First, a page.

Legal soccer betting makes life tough for the bookies, say police
Nine suspects arrested for taking illegal wagers on Euro 2004
The legalisation of soccer betting was hailed as a success by police yesterday as officers arrested nine people for illegally taking bets on the Euro 2004 soccer games.
The introduction of legal betting successfully put extra pressure on underground operations, senior officers said.
Superintendent Ng Ping-kuen, from the Organised Crime and Triad Bureau, said: 'Our intelligence suggests that there are fewer illegal bookmaking activities since the legalisation of soccer betting.'
His comments come amid a string of reports suggesting underground syndicates are booming during Euro 2004.
Mr Ng said the trend was also reflected in their enforcement records.
Before the legalisation in August last year, the police conducted 46 successful operations and seized more than $37 million worth of cash and betting slips between November 2002 and last July.
But after soccer betting was legalised, the police had conducted just 23 successful operations and seized only about $3.9 million worth of cash and betting slips.
'We believe that some of the illegal bankers have turned to collect bets from outside Hong Kong, including some who make use of the internet. This has given us a certain degree of difficulty in the investigation and crackdown, but this does not mean we will be slack,' Mr Ng said.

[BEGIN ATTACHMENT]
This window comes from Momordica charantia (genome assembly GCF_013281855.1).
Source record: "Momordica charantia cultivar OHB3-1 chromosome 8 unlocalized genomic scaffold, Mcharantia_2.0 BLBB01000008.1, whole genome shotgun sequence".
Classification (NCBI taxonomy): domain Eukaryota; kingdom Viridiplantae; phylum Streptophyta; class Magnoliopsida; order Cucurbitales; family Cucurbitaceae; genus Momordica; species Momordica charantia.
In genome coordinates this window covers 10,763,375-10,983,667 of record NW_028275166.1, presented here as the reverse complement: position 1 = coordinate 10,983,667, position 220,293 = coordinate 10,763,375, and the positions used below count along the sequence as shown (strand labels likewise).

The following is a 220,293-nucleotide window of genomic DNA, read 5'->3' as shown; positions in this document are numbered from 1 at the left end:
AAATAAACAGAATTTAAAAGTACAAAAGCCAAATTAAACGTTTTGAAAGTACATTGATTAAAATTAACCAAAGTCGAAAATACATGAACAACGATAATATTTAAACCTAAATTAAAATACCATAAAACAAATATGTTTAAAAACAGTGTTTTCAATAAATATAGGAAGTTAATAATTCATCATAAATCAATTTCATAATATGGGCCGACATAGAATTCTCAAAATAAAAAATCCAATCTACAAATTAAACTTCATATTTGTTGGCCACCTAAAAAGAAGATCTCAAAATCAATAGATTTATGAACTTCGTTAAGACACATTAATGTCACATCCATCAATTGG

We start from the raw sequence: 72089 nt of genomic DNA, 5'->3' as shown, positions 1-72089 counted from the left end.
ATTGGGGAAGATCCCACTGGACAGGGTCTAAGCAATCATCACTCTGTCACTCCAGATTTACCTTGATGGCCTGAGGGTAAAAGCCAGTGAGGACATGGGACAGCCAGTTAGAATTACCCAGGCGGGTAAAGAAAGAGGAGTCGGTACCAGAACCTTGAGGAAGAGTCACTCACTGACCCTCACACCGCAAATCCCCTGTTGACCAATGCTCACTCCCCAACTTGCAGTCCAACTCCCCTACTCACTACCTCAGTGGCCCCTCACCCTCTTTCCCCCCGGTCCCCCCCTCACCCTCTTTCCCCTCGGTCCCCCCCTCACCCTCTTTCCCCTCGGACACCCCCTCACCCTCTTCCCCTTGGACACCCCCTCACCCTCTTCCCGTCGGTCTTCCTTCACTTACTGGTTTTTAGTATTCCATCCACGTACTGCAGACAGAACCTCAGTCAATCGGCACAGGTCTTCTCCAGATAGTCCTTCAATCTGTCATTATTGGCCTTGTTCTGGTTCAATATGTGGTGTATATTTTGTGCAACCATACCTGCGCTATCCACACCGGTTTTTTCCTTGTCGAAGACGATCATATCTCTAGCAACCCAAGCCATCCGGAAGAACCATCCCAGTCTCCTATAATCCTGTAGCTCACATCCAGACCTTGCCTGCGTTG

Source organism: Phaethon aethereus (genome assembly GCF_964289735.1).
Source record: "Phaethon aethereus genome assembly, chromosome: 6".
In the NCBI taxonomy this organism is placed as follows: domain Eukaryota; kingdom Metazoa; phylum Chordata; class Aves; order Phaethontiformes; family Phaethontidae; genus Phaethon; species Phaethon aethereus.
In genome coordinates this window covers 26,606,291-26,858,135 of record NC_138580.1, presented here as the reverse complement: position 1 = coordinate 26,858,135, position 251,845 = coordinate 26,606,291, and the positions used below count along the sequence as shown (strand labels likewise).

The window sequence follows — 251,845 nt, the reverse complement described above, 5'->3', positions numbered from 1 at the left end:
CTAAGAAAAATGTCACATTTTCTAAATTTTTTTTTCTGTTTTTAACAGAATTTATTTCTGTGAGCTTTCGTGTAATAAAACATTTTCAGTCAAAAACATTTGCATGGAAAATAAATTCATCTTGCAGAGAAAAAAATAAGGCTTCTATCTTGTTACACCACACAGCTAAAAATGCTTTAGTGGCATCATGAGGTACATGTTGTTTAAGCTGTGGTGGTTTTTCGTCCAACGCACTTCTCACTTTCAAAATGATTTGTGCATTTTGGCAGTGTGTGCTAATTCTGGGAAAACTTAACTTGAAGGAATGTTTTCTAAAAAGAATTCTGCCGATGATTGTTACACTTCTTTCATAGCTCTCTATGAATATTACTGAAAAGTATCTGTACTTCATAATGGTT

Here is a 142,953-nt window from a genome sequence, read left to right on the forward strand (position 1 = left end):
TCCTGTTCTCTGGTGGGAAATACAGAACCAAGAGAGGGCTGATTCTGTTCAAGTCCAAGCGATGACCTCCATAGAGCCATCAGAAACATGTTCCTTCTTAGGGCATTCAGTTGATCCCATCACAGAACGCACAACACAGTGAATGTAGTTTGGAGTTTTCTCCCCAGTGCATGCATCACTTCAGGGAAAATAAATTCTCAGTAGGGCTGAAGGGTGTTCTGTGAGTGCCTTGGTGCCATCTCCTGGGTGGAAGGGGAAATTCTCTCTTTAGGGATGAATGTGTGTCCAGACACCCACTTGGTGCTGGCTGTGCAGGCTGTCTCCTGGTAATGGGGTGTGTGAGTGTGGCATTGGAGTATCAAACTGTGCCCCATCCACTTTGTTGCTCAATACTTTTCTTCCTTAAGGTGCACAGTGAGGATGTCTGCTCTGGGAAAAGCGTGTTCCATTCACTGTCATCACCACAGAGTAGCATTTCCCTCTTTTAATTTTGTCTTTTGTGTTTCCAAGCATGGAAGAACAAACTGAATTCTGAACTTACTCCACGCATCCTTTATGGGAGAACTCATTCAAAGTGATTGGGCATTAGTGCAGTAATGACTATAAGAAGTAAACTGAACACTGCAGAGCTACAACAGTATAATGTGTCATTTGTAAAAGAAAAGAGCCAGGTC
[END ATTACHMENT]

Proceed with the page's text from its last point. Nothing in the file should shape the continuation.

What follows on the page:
He said his officers arrested nine people for illegal bookmaking offences after midnight yesterday and seized more than $30,000 cash and betting slips worth $3.24 million - the biggest operation since the legalisation of soccer betting.
The five men and four women, aged between 22 and 53, were arrested from four different residential units in Tai Tong Tsuen in Yuen Long, Chung Uk Tsuen in Tuen Mun, Mai Po Tsuen in Lok Ma Chau and Tsui Chuk Garden in Tsz Wan Shan.
Three of the nine suspects were also arrested for possessing arms without a licence. They were all released on bail late last night.
Mr Ng said there was no evidence suggesting that the people from the four addresses were linked. They were still investigating if the suspects were connected with any syndicates.
While some were alleged to have triad backgrounds, he said they believed their activities were not controlled by triads. Officers acted on intelligence in the operation, codenamed Crowbeak, and had tailed the suspects for three weeks.
Senior Inspector Ng Wai-hon said the odds the suspects provided were a few per cent higher than that offered by the Jockey Club.